“It’s lack of faith that makes people afraid of meeting challenges, and I believe in myself.” -Muhammad Ali
How are you getting on with your New Year’s resolutions? Is it New Year, New You? Or New Year, Same Old You? A new year begins, and for some a new regime commences with boundless enthusiasm lapsing into the “what-seems-inevitable” failure shortly afterwards. Sound familiar? Well, recent research by the University of Bristol suggests that 88 per cent of New Year’s resolutions fail and within just a few weeks at that! With such a high failure rate, the odds are stacked against us.
I used to fall prey to this pattern of failure too. In my case, I often give up in the first couple of days or a week at the most. Even after the previous year’s failure, I would still continue to jump on the bandwagon again the following year. Surely this new year will be different, right? Well, maybe…
I don’t disagree with the principle of making a New Year’s Resolution or challenges—any opportunity to make a positive lifestyle change is a good thing, and some individuals do make a success of this over the long term. Bad habits are notoriously difficult to break. It isn’t about a weakness of character but rather a limited ability to control willpower.
There are several studies looking at the psychology of willpower—one leading scientist in this area is Roy Baumeister, a psychologist at Florida State University. He compares willpower to muscle. Just as you can overload a muscle, so too can you overload willpower beyond its ability to cope—the more we ask the brain to do, the less we have left over to deal with other mental tasks such as making important lifestyle decisions.
Other studies reference the fact that our willpower is like a battery, which needs to be recharged each day, thus stressing the importance of sleep and taking breaks. It’s one reason why sometimes after a hard day at work, it is far easier to want to do nothing apart from slouching on the couch and eating junk. In effect, you have used up your battery power for the day.
So is there anything we can do to make it easier? I use a series of steps that work for my clients that increases the rate of success when making a significant lifestyle change. (I also cover some steps on motivation in my book “Paleo Fitness”.)
Here are 10 steps you can take to mitigate the risk of failure:
1. Make only one resolution. Your chances of success are greater when you focus on one area. For example, don’t attempt to give up smoking, improve diet, and take up exercise all at once. Choose one area to change and stick with it.
2. We have all experienced the feeling after a hard day at work that the last thing we want to do is to workout or eat well. Deal with this by making your most difficult changes early in the day: start with a healthy breakfast, go to the gym, prepare your meals for the rest of the day—on a daily basis, recommit to the day ahead.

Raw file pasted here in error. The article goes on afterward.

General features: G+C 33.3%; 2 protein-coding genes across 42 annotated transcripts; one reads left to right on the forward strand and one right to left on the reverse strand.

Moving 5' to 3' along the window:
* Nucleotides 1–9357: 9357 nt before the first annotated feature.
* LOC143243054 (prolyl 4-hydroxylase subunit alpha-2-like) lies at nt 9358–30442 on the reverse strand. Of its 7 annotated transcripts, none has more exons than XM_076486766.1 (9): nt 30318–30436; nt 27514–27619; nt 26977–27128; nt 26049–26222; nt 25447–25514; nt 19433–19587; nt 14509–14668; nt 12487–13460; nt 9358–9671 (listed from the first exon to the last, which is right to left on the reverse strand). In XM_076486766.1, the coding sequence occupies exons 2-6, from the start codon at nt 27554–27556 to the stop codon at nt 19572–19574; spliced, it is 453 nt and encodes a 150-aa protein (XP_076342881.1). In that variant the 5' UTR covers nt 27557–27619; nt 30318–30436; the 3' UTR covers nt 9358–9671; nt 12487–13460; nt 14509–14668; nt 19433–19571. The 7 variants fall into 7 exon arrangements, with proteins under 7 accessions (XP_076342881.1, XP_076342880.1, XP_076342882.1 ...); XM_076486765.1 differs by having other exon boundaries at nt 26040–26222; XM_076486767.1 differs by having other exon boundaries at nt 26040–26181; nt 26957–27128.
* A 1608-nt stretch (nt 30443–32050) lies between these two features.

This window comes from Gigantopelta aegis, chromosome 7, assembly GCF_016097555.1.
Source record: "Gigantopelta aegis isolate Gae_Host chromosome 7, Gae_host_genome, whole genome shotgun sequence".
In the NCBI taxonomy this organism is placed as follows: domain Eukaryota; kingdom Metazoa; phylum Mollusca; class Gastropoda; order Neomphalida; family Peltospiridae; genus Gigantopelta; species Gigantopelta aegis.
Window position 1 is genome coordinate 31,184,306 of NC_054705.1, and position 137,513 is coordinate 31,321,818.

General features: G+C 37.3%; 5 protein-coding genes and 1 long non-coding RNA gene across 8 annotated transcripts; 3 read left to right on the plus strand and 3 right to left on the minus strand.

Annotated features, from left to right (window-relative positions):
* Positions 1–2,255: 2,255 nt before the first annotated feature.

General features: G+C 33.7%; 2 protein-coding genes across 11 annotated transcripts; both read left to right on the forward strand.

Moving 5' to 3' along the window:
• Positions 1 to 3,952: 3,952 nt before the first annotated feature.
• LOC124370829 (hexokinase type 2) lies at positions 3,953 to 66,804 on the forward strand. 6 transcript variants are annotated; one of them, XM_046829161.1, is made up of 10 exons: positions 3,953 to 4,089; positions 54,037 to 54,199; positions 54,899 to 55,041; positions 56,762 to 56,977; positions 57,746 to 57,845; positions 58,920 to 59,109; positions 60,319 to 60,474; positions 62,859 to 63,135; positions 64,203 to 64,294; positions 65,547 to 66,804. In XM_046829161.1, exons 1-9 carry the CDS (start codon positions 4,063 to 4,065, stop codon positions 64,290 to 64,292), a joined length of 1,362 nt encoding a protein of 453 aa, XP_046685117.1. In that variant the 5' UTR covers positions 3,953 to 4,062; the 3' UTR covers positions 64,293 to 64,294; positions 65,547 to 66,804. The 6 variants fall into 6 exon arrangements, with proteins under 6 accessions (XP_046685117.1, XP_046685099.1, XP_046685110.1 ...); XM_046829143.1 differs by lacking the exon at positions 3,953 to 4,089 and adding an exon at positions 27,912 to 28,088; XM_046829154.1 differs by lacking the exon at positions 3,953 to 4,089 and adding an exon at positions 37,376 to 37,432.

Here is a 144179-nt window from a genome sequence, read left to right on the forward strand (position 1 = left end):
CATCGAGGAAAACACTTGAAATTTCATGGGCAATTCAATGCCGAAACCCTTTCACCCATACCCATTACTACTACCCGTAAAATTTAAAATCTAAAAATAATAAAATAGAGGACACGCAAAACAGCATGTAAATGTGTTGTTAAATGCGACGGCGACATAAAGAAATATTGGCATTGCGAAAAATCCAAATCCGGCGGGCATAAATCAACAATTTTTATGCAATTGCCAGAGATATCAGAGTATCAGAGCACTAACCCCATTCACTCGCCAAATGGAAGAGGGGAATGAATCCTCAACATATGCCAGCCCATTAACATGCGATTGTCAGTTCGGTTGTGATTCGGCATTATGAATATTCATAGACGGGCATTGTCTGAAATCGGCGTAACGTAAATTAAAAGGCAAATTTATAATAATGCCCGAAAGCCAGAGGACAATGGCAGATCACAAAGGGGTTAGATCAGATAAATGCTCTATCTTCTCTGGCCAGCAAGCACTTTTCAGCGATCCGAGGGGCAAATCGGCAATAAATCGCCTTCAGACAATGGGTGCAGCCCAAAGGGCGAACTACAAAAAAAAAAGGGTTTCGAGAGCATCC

3. Write down three reasons you are likely to fail (perhaps reference reasons for failure in the past) and then write down nine reasons why you will be successful this time. This helps to reinforce the reasons behind making this change as well as to acknowledge the potential setbacks you may face in advance. This 3:9 negative-to-positive ratio has been proven to be significant in many psychological studies when it comes to making change happen.
4. Be positive when creating a goal. Focus on the positive, and make the future become the now. For instance, instead of declaring “I want to give up smoking”, it’s better to say, “I deserve to be and now enjoy being smoke-free”. Instead of saying “I want to exercise 3 times a week for 60 minutes”, say “I deserve to integrate activity into my daily life now and I feel good while doing so.” Visualise yourself in these positive states and make it happen.
5. Be accountable with the use of SMART goals. SMART is an acronym for making goals—Specific, Measurable, Achievable, Relevant, and Timed. Not restricted to the start of a year, but a useful exercise at any time and for any project. Here, we will be using it for lifestyle change.
6. Specific: be precise when it comes to your goal. Think about what you want and what it will take to achieve it. For example instead of stating, “I want to lose body fat”, specify a healthy percentage with a target that you want to lose instead, and the measures you will take to get there.
7. Measurable: can you measure and track success? It is useful to monitor progress on a regular basis to make sure you are keeping on track.
8. Achievable: set an objective you can realistically attain. Use whatever resources you need to ascertain what this practical level should be for you.
9. Relevant: is this a suitable goal for you and you alone? Is it realistic? Is it something you are doing to follow the crowd or because you want this for yourself?
10. Timed: set a time frame for this goal. Establish regular intervals to record and check the progress you are making.
Here’s a SMART goal example:
“I will lose 7lbs of body fat, decrease my waist size by 2 inches and improve my body fat percentage from 18% to 13% by 31st March 2014. I will do this by integrating activity into my daily life now and I will feel good while doing so. I enjoy abstaining from alcohol and preparing my meals to follow a Paleo style nutrition plan.”
Practice these ten tips, and perhaps the new year will bring a new you after all.